The first one is the personalization of e-mail outreach, or in-product prompts. Earlier, we would need someone in data science to go through massive amounts of data and then create some personalized hooks for our customers.  Today, we can get much more personalization in far shorter amounts of time because we have the power of large language models. The early success of this has been immense with up to 30% open rates on our emails because they are so highly personalized to that particular user. 

The second one is around conversational intelligence - we record all calls when CSMs connect with our customers. Earlier, we could track if we were talking to customers frequently enough based on our desired cadence. But now we can actually start measuring the quality of those interactions to ask: Are we talking about our most recent features? What was the sentiment on the call? Are we asking questions the right way?

With this,  we can be much more insightful. We’ve been able to fast-track upskilling the team, and proactively identify risks, etc.

The third use case is around case studies. CSMs have an amazing amount of tribal knowledge of what customer actions led to the best outcomes. We have a practice of documenting these in Word or Google documents. But with thousands of documents, it’s impossible for a CSM to know which document to look at while preparing for a customer meeting. 

With GenAI, we can might be able to parse through specifics like which customers, which industry, with how many employees, etc. It points to the right parts of the case studies. That is game-changing for how our teams can be far more knowledgeable, and add more value to our customers.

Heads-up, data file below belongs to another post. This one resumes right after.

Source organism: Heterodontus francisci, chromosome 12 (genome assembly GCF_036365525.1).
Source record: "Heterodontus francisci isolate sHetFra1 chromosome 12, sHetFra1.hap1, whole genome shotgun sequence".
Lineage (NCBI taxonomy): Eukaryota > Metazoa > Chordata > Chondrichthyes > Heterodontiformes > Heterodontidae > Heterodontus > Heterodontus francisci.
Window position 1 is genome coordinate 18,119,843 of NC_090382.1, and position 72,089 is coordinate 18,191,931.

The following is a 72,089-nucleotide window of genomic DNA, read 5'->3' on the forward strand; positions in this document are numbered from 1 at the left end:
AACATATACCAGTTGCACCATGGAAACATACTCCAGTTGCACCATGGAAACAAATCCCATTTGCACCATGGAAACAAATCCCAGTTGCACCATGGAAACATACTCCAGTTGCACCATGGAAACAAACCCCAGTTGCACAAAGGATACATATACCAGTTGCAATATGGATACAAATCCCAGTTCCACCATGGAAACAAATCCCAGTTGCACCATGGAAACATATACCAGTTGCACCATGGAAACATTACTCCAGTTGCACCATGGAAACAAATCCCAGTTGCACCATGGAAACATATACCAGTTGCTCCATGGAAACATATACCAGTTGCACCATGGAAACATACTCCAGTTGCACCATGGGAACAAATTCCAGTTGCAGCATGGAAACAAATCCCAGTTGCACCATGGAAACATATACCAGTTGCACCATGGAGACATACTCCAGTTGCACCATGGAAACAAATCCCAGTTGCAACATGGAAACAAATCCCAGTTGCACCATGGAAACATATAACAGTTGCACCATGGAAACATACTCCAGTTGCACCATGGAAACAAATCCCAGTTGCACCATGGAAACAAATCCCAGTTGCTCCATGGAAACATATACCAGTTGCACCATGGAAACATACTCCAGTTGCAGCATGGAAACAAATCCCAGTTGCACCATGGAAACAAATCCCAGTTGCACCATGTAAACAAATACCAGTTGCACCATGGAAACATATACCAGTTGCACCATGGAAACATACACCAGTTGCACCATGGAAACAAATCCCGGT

Those are just three examples. But there's so much more that we are thinking about when we think about scale for efficiency and effectiveness.

7. With the emphasis on automation, is there an opportunity to put humans back at the center of customer value delivery?

I'll start with the premise that we sell to, and service, real humans. The business of connecting human to human will never go away – at least not in the B2B world. 

However, not all of your customers get human interaction. You can't economically justify that having a human interact frequently with the long tail of smaller customers with lower spend 

I think the power of scale in the foreseeable future is allowing the goodness of human interactions to extend to more customers than happens today.The biggest unlock will be IF 40%. 50% of customers can now benefit from working with a human.

Then you get into the next model of how do we continue to take busy work off of CSMs? AI makes the human interactions to be only the highest value interactions rather than following support tickets or taking call notes, etc. That is what gets me excited… that my human coverage becomes even higher. which then customers appreciate to a large extent.


Thank you, Ashvin, for these nuggets of wisdom.

Stay tuned for more discussions with CS experts as we explore the evolving landscape of Customer Success.